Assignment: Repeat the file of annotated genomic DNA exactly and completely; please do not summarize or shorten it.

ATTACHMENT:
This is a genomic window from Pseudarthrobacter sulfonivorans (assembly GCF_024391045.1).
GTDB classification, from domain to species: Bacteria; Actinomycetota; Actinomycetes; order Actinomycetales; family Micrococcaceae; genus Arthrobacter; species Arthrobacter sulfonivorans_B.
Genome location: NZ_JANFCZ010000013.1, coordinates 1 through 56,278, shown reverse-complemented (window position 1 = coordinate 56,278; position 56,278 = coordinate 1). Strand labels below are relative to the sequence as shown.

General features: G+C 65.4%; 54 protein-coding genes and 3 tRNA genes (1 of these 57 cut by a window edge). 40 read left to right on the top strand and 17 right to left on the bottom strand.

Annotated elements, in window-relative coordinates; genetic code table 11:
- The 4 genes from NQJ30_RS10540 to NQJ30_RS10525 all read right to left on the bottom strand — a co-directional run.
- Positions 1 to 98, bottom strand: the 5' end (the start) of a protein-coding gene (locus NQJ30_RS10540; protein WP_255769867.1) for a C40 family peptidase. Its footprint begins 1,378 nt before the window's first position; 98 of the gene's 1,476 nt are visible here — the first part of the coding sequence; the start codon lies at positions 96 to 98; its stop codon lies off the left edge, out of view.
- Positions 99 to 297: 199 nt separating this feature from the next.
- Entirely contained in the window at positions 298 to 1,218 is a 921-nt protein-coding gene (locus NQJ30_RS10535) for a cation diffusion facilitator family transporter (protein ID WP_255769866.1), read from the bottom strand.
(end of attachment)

This is a genomic window from Pseudarthrobacter sulfonivorans (assembly GCF_024391045.1).
GTDB classification, from domain to species: Bacteria; Actinomycetota; Actinomycetes; order Actinomycetales; family Micrococcaceae; genus Arthrobacter; species Arthrobacter sulfonivorans_B.
Genome location: NZ_JANFCZ010000013.1, coordinates 1 through 56,278, shown reverse-complemented (window position 1 = coordinate 56,278; position 56,278 = coordinate 1). Strand labels below are relative to the sequence as shown.

General features: G+C 65.4%; 54 protein-coding genes and 3 tRNA genes (1 of these 57 cut by a window edge). 40 read left to right on the top strand and 17 right to left on the bottom strand.

Annotated elements, in window-relative coordinates; genetic code table 11:
- The 4 genes from NQJ30_RS10540 to NQJ30_RS10525 all read right to left on the bottom strand — a co-directional run.
- Positions 1 to 98, bottom strand: the 5' end (the start) of a protein-coding gene (locus NQJ30_RS10540; protein WP_255769867.1) for a C40 family peptidase. Its footprint begins 1,378 nt before the window's first position; 98 of the gene's 1,476 nt are visible here — the first part of the coding sequence; the start codon lies at positions 96 to 98; its stop codon lies off the left edge, out of view.
- Positions 99 to 297: 199 nt separating this feature from the next.
- Entirely contained in the window at positions 298 to 1,218 is a 921-nt protein-coding gene (locus NQJ30_RS10535) for a cation diffusion facilitator family transporter (protein ID WP_255769866.1), read from the bottom strand.